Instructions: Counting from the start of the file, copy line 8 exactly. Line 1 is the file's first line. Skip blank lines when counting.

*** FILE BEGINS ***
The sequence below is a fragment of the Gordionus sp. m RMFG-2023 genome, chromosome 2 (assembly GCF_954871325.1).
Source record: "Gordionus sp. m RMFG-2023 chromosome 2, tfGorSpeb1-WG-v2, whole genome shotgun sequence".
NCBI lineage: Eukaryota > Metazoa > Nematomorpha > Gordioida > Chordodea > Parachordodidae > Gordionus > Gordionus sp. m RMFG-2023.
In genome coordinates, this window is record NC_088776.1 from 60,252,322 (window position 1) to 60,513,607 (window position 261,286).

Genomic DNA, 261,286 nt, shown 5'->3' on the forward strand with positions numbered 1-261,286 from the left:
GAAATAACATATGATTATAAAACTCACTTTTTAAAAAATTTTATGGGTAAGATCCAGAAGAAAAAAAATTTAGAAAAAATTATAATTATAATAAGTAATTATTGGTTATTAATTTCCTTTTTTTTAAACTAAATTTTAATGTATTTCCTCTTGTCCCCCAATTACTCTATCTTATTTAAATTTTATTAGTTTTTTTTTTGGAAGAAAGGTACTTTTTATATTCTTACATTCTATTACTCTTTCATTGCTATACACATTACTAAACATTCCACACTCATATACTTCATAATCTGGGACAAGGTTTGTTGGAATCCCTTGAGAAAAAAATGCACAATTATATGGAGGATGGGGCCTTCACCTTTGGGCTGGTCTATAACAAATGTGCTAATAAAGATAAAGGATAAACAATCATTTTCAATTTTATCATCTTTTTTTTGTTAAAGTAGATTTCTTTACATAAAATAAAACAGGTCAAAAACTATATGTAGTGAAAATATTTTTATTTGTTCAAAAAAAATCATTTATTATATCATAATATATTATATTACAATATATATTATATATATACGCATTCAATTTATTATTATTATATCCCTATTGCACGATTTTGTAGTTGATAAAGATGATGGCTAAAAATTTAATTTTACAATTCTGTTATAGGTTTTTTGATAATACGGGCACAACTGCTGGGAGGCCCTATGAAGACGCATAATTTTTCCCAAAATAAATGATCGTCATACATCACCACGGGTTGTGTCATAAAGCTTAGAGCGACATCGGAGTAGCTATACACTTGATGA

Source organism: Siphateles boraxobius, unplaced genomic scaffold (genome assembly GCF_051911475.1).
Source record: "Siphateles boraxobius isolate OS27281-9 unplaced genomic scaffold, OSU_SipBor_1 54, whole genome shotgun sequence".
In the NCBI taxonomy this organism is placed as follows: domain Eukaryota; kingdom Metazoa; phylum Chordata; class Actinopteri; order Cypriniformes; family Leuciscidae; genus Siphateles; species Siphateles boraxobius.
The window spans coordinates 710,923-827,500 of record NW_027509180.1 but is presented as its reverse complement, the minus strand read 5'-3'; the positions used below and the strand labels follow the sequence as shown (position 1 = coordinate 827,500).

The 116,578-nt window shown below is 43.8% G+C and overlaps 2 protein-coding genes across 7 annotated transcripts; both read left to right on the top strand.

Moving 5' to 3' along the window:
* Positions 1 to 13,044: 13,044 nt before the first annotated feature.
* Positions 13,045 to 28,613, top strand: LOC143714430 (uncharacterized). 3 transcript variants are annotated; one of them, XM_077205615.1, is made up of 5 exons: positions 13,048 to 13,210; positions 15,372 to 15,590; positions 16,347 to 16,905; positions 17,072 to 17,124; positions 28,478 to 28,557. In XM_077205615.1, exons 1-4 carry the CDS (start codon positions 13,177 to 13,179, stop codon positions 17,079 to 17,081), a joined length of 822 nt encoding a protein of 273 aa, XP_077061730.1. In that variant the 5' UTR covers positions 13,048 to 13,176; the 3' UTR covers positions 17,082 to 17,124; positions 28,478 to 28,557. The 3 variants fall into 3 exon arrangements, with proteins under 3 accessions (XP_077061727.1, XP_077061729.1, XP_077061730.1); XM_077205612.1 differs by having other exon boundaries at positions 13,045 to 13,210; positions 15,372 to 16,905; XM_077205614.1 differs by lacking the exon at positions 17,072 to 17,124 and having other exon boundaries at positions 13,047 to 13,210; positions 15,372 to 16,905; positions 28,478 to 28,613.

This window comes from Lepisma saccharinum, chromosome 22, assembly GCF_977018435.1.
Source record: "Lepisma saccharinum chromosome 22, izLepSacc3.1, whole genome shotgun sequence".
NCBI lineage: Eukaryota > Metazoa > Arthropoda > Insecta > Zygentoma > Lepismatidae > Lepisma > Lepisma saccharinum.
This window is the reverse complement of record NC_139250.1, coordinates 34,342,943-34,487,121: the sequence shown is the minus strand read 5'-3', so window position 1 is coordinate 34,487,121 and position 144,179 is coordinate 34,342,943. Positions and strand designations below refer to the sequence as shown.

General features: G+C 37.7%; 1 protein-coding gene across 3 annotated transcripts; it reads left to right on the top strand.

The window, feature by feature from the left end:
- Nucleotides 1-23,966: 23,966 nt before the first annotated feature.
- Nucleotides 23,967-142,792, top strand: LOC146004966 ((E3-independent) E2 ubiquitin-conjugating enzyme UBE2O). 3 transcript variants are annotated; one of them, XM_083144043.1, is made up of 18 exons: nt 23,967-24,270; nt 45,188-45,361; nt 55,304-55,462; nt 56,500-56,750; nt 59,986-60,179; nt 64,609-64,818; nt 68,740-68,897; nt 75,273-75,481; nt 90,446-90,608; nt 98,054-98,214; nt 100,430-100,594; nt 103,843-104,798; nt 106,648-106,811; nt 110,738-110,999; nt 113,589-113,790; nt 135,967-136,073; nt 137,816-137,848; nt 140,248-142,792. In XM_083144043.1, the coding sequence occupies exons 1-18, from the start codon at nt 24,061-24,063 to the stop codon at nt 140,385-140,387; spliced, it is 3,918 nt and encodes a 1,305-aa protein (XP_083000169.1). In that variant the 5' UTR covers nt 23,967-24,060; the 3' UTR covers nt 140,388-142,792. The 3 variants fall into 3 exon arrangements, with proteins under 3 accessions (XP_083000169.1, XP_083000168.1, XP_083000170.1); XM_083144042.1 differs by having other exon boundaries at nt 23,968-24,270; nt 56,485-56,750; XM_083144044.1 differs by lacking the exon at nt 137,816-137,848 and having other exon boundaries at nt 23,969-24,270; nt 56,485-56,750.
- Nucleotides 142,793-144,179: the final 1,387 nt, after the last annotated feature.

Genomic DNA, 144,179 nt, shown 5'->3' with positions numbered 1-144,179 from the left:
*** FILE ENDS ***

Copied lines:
Source record: "Siphateles boraxobius isolate OS27281-9 unplaced genomic scaffold, OSU_SipBor_1 54, whole genome shotgun sequence".